Bopping with Niall JP O'Leary

Niall O'Leary insists on sharing his hare-brained notions and hysterical emotions. Personal obsessions with cinema, literature, food and alcohol feature regularly.

Saturday, October 25, 2008


My brother got engaged to wonderful Kera tonight. Congratulations to you both, bro!

The Nines

Three stories all centred around a Ryan Reynolds character, all featuring a Hope Davis and Melissa McCarthy character, all somehow connected. Look for the Nines!
I find it difficult to understand how Hollywood let this one through, but I am glad they did. I can't say too much without really giving away the rather unlikely 'twist', and it's a twist that should make me wince, but in its own way the story treats the concept of authorship and identity in a perceptive way. Right now I'm teaching a module on scriptwriting, so the subtext of 'The Nines' really strikes a chord. Actually I say subtext, but in a film that features an actor, a screenwriter and a games designer, the subtext is very much on the surface. This should not work. It probably won't for most people, but I can't help but appreciate a movie that somehow blends Liebnitzian metaphysics with pop culture.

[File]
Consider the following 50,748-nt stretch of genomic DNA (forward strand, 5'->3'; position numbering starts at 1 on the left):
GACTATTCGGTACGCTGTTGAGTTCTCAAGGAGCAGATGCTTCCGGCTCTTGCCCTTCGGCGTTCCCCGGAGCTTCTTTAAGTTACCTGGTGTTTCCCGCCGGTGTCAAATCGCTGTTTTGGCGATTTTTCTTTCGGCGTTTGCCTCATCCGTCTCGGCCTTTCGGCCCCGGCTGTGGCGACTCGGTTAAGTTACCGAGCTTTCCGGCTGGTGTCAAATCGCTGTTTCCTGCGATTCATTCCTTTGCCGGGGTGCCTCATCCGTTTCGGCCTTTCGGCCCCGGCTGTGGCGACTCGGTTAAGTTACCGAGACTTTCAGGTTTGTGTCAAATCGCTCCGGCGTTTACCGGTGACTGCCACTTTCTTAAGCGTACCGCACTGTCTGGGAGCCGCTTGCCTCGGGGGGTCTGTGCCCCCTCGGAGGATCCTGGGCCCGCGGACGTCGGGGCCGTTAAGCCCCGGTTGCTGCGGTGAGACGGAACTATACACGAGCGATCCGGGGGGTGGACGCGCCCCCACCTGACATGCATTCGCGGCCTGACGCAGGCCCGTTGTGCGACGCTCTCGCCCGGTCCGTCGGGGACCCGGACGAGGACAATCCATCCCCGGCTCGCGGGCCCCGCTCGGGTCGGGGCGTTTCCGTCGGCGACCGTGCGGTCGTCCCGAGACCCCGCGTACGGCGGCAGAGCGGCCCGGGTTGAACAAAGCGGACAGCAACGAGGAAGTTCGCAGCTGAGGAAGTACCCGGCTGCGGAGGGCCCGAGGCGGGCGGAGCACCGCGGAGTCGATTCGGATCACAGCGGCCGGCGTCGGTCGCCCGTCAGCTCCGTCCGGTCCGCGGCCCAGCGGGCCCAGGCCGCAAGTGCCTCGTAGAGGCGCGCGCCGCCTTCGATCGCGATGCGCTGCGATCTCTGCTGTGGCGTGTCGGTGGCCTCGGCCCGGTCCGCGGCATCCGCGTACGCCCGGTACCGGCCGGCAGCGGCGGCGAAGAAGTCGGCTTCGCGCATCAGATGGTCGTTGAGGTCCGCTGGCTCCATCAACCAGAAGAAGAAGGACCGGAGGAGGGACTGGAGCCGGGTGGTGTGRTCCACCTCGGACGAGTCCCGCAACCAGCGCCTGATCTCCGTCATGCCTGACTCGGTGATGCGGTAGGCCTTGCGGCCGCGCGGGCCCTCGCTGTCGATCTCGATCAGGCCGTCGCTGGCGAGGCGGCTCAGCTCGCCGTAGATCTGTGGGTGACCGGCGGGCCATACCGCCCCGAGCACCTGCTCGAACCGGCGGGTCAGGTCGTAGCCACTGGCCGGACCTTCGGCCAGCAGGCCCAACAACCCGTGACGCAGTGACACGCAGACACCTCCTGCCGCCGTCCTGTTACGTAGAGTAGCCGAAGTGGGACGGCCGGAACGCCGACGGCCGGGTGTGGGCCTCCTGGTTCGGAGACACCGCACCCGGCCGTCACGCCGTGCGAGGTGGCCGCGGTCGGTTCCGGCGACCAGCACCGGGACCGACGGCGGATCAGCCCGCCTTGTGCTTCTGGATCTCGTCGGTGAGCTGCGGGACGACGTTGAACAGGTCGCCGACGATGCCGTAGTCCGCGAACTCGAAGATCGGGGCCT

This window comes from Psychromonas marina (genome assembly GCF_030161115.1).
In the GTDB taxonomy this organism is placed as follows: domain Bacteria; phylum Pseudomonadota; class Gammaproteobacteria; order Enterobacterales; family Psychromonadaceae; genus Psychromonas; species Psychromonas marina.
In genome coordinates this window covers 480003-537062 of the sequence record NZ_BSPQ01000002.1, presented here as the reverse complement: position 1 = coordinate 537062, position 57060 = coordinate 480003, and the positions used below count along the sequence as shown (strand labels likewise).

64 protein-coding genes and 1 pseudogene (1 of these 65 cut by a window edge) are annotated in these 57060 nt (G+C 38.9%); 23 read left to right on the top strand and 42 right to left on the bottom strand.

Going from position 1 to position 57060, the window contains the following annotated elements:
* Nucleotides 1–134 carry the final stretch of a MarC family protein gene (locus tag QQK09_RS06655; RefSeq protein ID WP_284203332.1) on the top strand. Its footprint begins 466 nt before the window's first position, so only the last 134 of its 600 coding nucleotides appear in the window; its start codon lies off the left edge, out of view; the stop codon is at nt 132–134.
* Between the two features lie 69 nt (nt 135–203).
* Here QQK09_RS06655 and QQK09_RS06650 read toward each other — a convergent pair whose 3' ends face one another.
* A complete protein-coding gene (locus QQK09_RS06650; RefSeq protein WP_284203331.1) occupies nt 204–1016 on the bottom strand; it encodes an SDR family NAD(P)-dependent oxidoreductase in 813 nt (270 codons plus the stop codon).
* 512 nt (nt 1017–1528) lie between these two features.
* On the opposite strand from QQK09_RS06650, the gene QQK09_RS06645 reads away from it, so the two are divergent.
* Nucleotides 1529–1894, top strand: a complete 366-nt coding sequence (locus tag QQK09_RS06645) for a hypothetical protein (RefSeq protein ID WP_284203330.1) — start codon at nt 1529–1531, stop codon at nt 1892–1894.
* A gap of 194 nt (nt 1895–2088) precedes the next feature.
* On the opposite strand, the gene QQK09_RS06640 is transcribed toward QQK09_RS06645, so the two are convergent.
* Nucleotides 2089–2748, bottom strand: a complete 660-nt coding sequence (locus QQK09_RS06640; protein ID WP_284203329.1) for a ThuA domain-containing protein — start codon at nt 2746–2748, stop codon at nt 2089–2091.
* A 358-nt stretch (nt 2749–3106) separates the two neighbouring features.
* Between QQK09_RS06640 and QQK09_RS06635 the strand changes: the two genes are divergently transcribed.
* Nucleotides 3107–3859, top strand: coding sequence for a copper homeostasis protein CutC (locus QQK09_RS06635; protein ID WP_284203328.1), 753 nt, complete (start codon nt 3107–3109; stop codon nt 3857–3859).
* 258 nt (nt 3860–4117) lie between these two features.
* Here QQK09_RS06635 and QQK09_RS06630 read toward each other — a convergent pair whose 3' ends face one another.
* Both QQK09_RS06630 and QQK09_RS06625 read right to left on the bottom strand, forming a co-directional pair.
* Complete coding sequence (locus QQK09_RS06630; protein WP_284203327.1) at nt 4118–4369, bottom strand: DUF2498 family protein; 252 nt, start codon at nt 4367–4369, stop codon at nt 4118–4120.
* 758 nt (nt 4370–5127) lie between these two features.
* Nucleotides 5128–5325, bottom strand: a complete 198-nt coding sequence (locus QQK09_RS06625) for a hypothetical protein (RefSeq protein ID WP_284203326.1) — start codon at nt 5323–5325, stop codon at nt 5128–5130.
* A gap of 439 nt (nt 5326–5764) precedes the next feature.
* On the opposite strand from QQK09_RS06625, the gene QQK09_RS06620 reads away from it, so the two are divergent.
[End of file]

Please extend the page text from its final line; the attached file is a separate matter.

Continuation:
There is a wonderful novella by Robert Heinlein called 'The Unpleasant Profession of Jonathan Hoag', a wonderful novella paradoxically let down a little by its HUGE ending. 'The Nines' is not dissimilar in its central idea, but somehow, possibly because of a really strong cast, it succeeds a little better with an ending that should let it down even more. Besides strong production values, the screenwriting is great - consider the integration of all the repeated elements, the tripartite structure masquerading as separate stories, the sharp dialogue and refreshing characters - it's just all in the service of a dumb story.
I also respect a movie that is brave enough to push an unorthodox female lead like Melissa McCarthy. She more than holds her own with the more high profile, and excellent, Reynolds and Davis.
In the last analysis, does the story hold up to scrutiny? No. (It's got more holes than a ripe wedge of Emmental.) Is it a slightly trivial rendering of a HUGE theme? Yes (I mean, set in Hollywood, for God's sake!). Is it audacious? Yes. Did I like it? Yes. Silly, certainly, but look for 'The Nines'!

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